By David Gracey
Ok, I’ll admit it: I’m a traffic nerd. Actually this totally complements my personality where rules, lists and efficiency rule the day. My OCD is constantly vigilant for poor rules and activities governing the way we go about our lives. Today, traffic jams are in my sights.
I am fascinated by the coming transportation revolution of self-driving cars. Tesla has done a great job of pushing the envelope and pace of introducing the world to Auto Pilot, which I describe as “cruise control on steroids.” Self-driving it is not: You don’t merely enter a destination on the screen and sit back as the car takes you there. Instead, the car stays in its lane unless you give it ‘permission’ to change lanes with the blinker, at which point it scans the lane to ensure it’s clear and then changes lanes for you. It also maintains a comfortable distance between you and the car in front of you. Make no mistake, this is a HUGE improvement over standard cruise control, but we still have a long way to go to have truly self-driving cars.
Widespread adoption of completely automated, self-driving vehicles is not a question of ‘if,’ but ‘when.’ The technology to reliably navigate existing roads and traffic exists; however, it is in its infancy and needs more improvements and testing.
Tailgaters, lane weavers and rubberneckers, not traffic volume, are the primary causes of traffic jams. Traffic back-ups are formed by one or two drivers slamming on their brakes which cause others to brake quickly. This problem is compounded by the “tailgating mindset” that many of us have when driving. With less distance between us, we have less time to react to avoid a crash. This forms a cascading wave of traffic behind us and the traffic jam ensues. Driving with a jam-absorption mindset will offset these start/stop actions by a few and help improve conditions for everyone.
There have been a number of studies in recent years about traffic jam-causing driving habits. Nearly all traffic jams are human-created and preventable. (Re-read that last sentence. I’ll wait.) But, according to a recent article in the Wall Street Journal, a simple, but counter-intuitive solution exists to minimize traffic jams: drive with a consistent speed and maintain a large gap between you and the car in front of you. By keeping a consistent, slower speed, you absorb the stopping and starting action of the traffic in front of you. If you keep an eye on traffic 10 or 20 vehicles ahead of you, your speed can be adjusted up or down to anticipate braking or accelerating. This improves the traffic flow behind you and gets everyone to their destination sooner. Yes, there will be people who cut in front and drive like jerks. But if a few of us start traffic buffering, it will help everyone. Here’s a quick video on trafficwaves.org that shows how it works, as explained by an electrical engineer who has studied this phenomenon for years.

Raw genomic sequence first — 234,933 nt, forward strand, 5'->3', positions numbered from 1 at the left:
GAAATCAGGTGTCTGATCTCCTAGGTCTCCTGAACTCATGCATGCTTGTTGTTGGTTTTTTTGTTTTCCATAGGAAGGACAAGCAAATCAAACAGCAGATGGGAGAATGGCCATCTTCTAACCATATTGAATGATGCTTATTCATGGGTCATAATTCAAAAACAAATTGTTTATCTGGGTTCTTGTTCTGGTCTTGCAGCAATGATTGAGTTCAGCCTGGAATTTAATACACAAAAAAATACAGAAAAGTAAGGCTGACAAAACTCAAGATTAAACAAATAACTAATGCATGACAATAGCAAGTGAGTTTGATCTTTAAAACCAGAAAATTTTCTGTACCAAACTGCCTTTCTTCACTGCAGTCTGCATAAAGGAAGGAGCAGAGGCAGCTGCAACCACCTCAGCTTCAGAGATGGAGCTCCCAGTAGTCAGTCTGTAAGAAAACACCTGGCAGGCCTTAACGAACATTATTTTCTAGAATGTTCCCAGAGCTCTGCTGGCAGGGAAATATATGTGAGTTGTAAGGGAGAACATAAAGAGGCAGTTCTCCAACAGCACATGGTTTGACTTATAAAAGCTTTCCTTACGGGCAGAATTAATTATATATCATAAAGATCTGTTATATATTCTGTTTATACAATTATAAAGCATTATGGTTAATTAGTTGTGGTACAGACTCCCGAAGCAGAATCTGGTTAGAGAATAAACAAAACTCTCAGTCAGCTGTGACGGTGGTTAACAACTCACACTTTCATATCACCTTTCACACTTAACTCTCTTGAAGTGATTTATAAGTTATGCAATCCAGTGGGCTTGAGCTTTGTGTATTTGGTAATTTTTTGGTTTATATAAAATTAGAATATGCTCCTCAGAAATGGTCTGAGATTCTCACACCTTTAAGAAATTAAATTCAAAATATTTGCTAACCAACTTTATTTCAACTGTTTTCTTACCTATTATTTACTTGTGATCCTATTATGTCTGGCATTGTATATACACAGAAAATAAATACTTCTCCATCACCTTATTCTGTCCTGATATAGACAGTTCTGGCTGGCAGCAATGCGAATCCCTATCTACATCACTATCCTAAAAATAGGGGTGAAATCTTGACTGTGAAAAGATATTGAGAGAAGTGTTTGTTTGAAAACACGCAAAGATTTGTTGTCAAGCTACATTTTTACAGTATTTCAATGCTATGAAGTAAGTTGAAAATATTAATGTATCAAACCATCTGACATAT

I’ve been doing this for several years myself and have noticed it really does help. And my blood pressure has decreased, which is an added benefit.
Driverless cars will greatly improve and virtually eliminate traffic jams. There are times where the volume of traffic is more than the road can handle. However, automated cars can reduce the distance between vehicles, increasing capacity, and can apply brakes less frequently, which improves fuel efficiency as well as traffic flow. These actions keep traffic moving along. Until the day driverless cars take over, and Skynet becomes self-aware, driving with a gap-mindset will greatly improve traffic.
Totally automated driving is coming. Uber, Google and Tesla are investing billions of dollars in this technology. While we await that day, be part of the solution: drive with a gap-creating, speeding-maintaining mindset and contribute to a better driving experience for everyone.